the default means of determining whether students have read something is to
test their command of the contents. Given the volume of data contained in even
the sparest of narrative histories (to say nothing of the opinions or thesis of
the author and the bias and interests of the teacher), even the best written
exam is little more than a fishing expedition of often inexplicable, or at
least unexplained, value. Whether this is the most effective way to use the
written word in the classroom is not my concern here. But the fact that most
people’s engagement with books in school leaves such negative memories has a
deleterious effect on print culture and especially the way, and even whether,
people read as adults.
For most of us, looking at
art, listening to music, going to a movie, or attending a live performance
whether theater, dance, or even sports, is an aesthetic experience. Reading can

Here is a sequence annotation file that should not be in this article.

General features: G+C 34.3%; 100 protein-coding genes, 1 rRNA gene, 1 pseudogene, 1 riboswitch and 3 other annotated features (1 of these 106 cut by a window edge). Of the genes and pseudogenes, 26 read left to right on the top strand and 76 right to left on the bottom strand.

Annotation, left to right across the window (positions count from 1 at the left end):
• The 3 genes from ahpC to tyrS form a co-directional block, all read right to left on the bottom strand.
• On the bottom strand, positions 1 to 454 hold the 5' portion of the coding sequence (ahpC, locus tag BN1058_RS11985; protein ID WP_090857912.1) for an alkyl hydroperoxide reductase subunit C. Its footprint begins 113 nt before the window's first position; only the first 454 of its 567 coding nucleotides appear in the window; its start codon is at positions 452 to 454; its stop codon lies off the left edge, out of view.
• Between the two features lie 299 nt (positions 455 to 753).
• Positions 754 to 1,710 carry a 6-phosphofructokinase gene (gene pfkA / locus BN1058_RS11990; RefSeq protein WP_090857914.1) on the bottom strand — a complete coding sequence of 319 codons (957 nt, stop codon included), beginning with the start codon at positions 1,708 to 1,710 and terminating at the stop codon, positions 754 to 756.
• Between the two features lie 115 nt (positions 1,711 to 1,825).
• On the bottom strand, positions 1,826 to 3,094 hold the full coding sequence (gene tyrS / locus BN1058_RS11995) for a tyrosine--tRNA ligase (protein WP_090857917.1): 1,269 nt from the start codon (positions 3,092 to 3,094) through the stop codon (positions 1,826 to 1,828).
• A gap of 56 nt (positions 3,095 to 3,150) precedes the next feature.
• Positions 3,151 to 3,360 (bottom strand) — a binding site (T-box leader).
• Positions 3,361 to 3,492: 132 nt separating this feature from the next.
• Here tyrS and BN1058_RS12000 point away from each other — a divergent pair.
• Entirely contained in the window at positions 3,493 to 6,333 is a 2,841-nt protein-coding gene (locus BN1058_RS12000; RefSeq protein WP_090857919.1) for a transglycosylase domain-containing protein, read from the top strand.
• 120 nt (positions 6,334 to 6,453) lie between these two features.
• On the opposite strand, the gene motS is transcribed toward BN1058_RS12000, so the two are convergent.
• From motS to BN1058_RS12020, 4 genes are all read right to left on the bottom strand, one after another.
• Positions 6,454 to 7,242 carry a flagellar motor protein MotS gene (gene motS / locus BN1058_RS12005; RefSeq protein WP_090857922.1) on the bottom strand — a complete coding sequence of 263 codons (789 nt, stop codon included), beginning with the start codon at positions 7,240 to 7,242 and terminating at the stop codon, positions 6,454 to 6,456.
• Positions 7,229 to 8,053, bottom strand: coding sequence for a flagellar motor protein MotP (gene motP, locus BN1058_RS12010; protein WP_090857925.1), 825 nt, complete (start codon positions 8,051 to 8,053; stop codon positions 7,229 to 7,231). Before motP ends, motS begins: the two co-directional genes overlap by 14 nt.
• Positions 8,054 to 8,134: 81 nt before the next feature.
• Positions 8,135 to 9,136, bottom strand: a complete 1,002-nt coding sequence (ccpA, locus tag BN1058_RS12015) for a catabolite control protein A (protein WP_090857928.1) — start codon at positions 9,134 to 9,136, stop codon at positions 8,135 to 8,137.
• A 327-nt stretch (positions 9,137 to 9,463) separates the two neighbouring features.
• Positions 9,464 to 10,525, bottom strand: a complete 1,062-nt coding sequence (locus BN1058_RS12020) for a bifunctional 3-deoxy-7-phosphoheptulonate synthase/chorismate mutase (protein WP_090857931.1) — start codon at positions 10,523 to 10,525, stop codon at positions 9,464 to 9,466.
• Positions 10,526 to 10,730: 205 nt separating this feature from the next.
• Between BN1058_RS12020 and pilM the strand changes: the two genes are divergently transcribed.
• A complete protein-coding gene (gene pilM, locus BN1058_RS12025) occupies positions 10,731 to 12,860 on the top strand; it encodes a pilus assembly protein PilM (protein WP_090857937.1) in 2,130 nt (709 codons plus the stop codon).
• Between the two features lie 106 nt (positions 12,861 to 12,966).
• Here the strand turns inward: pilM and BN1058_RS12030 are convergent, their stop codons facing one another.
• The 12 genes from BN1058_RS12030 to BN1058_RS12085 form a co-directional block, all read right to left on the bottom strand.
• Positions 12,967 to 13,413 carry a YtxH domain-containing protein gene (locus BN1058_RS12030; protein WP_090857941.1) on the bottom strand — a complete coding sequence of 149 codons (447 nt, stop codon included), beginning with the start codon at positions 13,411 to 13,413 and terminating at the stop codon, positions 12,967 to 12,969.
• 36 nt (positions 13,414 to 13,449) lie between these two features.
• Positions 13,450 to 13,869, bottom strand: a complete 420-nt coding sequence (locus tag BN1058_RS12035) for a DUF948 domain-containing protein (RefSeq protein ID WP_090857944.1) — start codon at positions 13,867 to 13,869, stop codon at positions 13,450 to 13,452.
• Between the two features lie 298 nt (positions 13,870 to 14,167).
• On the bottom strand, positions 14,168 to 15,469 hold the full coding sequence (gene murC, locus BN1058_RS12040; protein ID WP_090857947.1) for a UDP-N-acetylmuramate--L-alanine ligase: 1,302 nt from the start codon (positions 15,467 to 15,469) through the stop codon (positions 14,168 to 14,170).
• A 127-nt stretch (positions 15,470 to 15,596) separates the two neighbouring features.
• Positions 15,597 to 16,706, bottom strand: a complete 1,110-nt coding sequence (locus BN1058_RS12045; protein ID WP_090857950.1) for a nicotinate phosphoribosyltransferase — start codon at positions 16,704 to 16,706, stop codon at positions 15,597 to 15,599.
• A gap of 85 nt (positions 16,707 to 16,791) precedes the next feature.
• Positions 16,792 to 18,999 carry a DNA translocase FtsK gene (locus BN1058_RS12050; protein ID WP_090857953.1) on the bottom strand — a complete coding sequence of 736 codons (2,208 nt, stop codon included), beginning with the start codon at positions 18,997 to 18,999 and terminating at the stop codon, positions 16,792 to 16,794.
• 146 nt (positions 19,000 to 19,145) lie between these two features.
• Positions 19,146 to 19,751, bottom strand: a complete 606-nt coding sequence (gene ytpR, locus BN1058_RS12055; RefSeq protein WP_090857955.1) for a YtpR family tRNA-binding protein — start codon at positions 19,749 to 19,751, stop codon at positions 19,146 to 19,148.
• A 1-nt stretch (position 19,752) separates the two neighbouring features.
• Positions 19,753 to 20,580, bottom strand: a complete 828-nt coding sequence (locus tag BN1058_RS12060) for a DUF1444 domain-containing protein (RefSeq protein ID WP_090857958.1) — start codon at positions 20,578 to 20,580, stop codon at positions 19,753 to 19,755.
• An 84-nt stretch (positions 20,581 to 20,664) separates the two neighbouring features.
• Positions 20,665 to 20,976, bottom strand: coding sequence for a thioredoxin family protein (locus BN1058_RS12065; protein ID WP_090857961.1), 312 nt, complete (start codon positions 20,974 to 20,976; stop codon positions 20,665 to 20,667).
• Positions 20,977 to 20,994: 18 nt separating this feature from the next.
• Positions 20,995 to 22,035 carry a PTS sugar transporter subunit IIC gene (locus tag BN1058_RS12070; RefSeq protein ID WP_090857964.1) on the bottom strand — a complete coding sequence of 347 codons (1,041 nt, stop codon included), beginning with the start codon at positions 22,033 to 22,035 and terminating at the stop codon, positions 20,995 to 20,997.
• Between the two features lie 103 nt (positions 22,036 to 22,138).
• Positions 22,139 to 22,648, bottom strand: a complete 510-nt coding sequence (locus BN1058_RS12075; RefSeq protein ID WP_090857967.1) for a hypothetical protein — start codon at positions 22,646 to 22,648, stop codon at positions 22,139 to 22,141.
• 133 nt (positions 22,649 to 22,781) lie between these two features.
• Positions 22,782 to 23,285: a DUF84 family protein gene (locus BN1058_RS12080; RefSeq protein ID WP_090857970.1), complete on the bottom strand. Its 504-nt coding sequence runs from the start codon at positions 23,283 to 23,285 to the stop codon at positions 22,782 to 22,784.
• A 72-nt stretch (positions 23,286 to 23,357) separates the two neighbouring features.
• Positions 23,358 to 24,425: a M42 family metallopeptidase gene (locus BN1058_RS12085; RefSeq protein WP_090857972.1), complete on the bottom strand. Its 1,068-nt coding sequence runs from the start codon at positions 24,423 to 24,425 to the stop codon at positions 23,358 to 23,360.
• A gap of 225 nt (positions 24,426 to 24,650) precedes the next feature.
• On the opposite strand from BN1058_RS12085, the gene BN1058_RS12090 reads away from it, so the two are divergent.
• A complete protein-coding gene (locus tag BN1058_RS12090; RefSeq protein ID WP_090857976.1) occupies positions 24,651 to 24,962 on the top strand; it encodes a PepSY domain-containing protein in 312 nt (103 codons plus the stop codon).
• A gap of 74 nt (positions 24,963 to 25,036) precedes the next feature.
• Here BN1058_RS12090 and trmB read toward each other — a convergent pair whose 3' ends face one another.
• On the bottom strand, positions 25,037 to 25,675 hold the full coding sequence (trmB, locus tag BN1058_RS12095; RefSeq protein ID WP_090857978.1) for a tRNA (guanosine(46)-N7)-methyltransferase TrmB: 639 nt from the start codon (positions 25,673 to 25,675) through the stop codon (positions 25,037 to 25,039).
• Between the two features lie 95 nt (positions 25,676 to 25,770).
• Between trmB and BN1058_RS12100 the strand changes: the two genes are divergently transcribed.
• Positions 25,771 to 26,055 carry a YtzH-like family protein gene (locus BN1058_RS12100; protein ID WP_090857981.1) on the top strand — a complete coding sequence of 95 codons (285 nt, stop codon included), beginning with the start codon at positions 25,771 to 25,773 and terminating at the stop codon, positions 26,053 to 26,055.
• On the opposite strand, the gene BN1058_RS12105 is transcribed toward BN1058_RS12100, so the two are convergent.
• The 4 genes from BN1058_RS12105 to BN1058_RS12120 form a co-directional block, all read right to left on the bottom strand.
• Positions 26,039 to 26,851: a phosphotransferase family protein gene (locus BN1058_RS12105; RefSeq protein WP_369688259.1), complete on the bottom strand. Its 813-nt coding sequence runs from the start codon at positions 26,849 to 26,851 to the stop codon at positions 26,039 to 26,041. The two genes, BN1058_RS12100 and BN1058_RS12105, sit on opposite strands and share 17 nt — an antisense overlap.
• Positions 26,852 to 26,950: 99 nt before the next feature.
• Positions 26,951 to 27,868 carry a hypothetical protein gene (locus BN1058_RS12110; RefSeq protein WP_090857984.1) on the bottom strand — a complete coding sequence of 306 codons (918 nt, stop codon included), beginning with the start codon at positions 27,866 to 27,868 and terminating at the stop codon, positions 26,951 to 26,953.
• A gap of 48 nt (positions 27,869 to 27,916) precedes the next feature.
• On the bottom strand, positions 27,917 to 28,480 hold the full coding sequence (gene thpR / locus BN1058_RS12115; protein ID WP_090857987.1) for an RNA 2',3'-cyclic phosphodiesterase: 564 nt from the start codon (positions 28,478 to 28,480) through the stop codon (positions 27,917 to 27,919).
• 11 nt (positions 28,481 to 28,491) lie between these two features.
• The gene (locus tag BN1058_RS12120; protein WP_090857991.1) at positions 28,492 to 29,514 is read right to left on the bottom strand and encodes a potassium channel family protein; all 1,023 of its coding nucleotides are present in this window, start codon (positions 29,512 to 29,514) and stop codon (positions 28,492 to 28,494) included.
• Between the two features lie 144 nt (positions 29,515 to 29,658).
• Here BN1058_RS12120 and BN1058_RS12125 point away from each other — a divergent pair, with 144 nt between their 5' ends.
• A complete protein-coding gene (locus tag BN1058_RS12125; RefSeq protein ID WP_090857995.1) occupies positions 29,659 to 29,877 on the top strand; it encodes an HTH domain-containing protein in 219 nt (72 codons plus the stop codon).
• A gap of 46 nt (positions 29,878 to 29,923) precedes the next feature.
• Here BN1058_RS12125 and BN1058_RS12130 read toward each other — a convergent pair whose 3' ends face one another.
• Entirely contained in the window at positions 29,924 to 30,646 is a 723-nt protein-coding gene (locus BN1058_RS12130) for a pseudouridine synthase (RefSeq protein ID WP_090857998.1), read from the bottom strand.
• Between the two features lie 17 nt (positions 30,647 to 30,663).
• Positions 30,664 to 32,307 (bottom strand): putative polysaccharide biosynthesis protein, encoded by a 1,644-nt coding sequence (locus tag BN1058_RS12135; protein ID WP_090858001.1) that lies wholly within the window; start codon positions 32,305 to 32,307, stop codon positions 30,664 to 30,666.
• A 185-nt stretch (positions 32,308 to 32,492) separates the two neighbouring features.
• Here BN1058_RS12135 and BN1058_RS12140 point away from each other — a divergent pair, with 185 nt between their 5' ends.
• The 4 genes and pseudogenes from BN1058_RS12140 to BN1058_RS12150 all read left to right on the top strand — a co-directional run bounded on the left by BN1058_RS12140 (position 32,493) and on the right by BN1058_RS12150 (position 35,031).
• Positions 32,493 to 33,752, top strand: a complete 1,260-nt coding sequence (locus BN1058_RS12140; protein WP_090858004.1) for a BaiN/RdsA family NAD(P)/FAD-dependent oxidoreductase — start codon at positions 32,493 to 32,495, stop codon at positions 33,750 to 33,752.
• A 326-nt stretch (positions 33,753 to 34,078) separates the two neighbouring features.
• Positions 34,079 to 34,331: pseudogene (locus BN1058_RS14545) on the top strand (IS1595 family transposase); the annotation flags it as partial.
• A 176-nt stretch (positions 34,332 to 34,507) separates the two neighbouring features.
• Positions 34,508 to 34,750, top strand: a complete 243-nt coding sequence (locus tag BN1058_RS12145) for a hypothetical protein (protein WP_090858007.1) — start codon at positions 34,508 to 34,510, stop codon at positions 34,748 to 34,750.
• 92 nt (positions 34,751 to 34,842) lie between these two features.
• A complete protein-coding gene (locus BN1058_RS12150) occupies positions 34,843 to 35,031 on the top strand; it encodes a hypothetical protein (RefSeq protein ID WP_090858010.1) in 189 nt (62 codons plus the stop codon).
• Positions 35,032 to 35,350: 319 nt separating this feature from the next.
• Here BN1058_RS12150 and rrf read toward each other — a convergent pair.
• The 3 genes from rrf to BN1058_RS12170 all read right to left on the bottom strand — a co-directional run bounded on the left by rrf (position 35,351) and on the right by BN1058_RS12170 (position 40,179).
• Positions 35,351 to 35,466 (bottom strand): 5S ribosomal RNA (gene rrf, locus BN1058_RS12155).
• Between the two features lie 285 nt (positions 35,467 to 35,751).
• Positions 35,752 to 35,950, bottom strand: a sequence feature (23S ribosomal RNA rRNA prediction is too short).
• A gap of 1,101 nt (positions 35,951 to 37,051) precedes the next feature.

be, too. We do not go to museums fearful of being judged on what we will or
won’t remember of the artists, their works, dates, styles, and influences any
more than we watch baseball anxious that someone will discover we don’t know
the difference between sliding and a slider. While the metaphor of “inside
baseball” is used to describe the jargon-laden, inner workings of any
discipline, in fact most people who enjoy and understand baseball do so not
through rote memorization of statistics, rulebooks, and histories, but thanks
to repeated engagement with the game as spectators.
Why should our approach to
world history be any different? More to the point, how—and why—should we read
The simplest and